Building approval rates sink to the lowest they’ve been in a decade

Soaring interest rates, rising labour costs and the industry's insolvency crisis have pushed building approvals below what they were in 2013.

Jarrod
By Jarrod
5 Min Read

Soaring interest rates, rising labour costs and the industry’s insolvency crisis have pushed building approvals below what they were in 2013. 

New data released by the Australian Bureau of Statistics (ABS) on Thursday showed that in the last 12 months leading up to October, only 166,236 dwellings were approved by local councils – well below the required 200,000 target set by the federal government. 

Free-standing homes and apartment buildings especially felt the pinch, with both seeing a significant 13 per cent drop on last year’s results. 

On average, Australia is now approving 30 per cent fewer apartment buildings than we have historically.

Thanks to government initiatives geared towards improving city density, multi-unit dwelling approvals actually saw an increase of over 19 per cent in October. However, these results are still 14 per cent lower than 12 months ago. 

According to ABS head of construction statistics Daniel Rossi, only 55,029 dwellings were approved between July and October in 2023, compared with 65,599 over the same period in 2022.

In his assessment of the data, Housing Industry Association Senior Economist Tom Devitt said that, until now, a strong pipeline of projects over the last two years has protected builders from feeling the full impact of the “sharpest rate hiking cycle in a generation”.

“This pipeline is now shrinking, and in 2024, home builders will be starting construction on fewer new houses than at any time in the last decade,” said Mr Devitt in a statement provided to Build-it. 

“We have known this was coming for over a year. Leading indicators like new home sales, housing finance, building approvals and consumer confidence have been depressed all year.

“The problem is the RBA has been impatient in wanting to see progress in its lagging indicators, namely a rise in unemployment and a faster decline in inflation.

“With home building pipelines now shrinking, 2024 will be the year that these lagging indicators start to reflect the full impact of what the RBA has done over the last year and a half.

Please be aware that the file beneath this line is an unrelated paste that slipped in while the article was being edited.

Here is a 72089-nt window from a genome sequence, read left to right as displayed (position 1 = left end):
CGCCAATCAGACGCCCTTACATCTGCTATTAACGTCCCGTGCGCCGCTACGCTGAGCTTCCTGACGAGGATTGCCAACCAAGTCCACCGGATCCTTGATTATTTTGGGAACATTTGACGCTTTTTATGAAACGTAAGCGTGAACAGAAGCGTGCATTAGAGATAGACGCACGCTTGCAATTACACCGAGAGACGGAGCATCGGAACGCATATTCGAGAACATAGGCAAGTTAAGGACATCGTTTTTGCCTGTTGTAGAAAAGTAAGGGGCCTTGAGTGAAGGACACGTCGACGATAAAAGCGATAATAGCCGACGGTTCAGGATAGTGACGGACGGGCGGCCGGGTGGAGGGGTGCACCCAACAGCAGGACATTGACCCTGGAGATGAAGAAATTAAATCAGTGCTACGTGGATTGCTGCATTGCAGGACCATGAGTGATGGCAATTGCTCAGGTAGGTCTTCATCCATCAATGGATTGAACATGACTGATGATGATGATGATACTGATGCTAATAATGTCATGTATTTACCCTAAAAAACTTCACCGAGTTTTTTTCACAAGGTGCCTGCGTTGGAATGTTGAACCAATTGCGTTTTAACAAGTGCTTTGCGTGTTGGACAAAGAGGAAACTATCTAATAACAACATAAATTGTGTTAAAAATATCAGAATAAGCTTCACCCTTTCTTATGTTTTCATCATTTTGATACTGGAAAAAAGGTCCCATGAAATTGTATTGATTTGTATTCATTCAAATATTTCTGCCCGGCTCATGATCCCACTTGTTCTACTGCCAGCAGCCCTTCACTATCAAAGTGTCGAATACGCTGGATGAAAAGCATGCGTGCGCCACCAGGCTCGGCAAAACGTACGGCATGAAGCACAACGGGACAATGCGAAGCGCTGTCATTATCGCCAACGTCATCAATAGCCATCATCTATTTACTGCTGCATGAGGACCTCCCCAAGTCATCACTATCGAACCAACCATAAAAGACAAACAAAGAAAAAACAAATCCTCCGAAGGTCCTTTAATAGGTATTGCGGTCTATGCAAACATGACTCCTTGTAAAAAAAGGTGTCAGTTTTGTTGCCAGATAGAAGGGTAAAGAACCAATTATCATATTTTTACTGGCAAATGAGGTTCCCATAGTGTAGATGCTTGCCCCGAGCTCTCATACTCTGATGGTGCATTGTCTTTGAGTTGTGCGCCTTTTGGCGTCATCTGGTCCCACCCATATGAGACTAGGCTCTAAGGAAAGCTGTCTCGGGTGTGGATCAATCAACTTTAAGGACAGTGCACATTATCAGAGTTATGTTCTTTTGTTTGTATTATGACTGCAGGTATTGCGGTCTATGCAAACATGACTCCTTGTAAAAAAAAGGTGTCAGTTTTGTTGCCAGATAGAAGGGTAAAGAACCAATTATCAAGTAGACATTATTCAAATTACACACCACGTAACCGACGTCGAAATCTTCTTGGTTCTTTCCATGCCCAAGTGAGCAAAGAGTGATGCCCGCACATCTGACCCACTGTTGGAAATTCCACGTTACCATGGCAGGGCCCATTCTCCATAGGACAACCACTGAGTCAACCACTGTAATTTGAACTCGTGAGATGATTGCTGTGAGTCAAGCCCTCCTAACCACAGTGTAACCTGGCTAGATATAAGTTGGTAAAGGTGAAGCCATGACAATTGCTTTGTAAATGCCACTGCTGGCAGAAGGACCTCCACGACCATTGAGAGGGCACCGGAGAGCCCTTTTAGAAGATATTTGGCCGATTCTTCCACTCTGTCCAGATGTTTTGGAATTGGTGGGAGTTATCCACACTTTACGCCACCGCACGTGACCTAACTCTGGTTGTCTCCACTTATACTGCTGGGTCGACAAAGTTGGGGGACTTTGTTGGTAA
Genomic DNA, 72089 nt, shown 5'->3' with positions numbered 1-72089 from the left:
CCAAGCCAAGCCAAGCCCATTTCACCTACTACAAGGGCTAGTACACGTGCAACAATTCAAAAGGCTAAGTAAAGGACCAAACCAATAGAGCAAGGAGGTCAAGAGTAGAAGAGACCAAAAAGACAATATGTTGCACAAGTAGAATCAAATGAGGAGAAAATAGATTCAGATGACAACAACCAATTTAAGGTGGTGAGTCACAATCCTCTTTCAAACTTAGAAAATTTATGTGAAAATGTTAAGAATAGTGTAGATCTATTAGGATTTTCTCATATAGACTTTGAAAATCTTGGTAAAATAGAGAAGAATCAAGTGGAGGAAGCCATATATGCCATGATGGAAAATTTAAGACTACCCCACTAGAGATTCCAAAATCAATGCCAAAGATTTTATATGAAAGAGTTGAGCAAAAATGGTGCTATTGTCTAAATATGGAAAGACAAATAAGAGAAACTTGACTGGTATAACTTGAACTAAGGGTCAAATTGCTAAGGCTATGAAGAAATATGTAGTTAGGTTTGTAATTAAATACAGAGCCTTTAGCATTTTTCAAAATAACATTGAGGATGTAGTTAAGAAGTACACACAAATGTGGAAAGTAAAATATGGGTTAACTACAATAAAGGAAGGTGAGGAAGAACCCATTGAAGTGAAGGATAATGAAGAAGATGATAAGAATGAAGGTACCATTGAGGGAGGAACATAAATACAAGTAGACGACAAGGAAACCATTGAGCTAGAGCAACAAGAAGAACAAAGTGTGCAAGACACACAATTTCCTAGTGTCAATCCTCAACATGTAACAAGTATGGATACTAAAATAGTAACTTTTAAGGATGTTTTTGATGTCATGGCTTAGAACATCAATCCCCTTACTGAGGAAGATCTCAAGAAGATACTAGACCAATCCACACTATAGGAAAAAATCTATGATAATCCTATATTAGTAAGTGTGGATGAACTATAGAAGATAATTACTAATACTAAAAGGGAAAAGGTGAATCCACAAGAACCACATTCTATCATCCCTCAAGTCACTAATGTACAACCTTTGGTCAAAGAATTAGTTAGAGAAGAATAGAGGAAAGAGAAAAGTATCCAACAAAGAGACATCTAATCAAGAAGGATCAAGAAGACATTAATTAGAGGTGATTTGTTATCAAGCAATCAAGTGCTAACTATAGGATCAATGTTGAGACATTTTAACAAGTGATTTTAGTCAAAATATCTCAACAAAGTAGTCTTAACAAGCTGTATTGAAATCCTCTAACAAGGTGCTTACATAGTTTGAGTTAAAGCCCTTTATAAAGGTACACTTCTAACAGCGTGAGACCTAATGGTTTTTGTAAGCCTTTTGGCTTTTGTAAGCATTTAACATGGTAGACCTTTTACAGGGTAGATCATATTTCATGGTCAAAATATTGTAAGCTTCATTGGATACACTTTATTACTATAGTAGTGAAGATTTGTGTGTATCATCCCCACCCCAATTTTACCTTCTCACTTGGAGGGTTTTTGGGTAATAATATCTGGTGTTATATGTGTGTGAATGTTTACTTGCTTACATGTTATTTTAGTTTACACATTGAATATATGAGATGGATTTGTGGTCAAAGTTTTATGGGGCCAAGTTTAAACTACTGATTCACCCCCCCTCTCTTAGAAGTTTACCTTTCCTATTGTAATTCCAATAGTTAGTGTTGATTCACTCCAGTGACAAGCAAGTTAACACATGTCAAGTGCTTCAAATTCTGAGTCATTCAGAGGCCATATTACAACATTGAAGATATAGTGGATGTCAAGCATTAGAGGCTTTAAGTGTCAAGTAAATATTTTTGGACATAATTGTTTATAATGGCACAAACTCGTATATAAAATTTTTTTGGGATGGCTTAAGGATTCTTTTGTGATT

What does this mean for the future?

With no end in sight for rising construction costs, the National President of the Urban Development Institute of AustraliaCol Dutton, says things will get much worse before they get better.

“The reality is that instead of unlocking land supply and fast-tracking approvals, we have less approvals than we did 12 months ago, and this needs to be reversed as a priority,” he said. 

“UDIA analysis indicates that there is a 22 per cent attrition rate between approvals and actual dwelling completions, which means the drop in housing is greater than the number suggests. 

“We urgently need to boost housing supply across the entire continuum and especially housing for the vast majority of ordinary Australians facing cost of living pressures.”

Master Builders Australia CEO Denita Wawn warned that roadblocks proposed by the federal government would make building the much-needed 1.2 million homes within five years “a huge challenge”.

“Unless we make concerted efforts to quickly boost housing supply and reduce the cost of building new homes, we will continue to see the housing and rental crisis worsen,” said Ms Wawn.

“While some states and territories are making strides at the planning level, the Federal Government is adding extra cost layers to building through their new IR laws, undermining the efforts of housing ministers.

“This week, we saw the Albanese Government and the Greens brush off the housing crisis and pass damaging reforms that threaten the rights of independent contractors, subcontractors and self-employed tradies to be their own boss. 

“It’s now up to the Senate to allow common sense to prevail and stop this Bill.”

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Jarrod
By Jarrod
Jarrod Brown combines his background in journalism, copywriting and digital marketing with a lifelong passion for storytelling. He has a strong passion for new and emerging consumer technology within the building sector. He lives on the Sunshine Coast - usually found glued to the deck of a surfboard.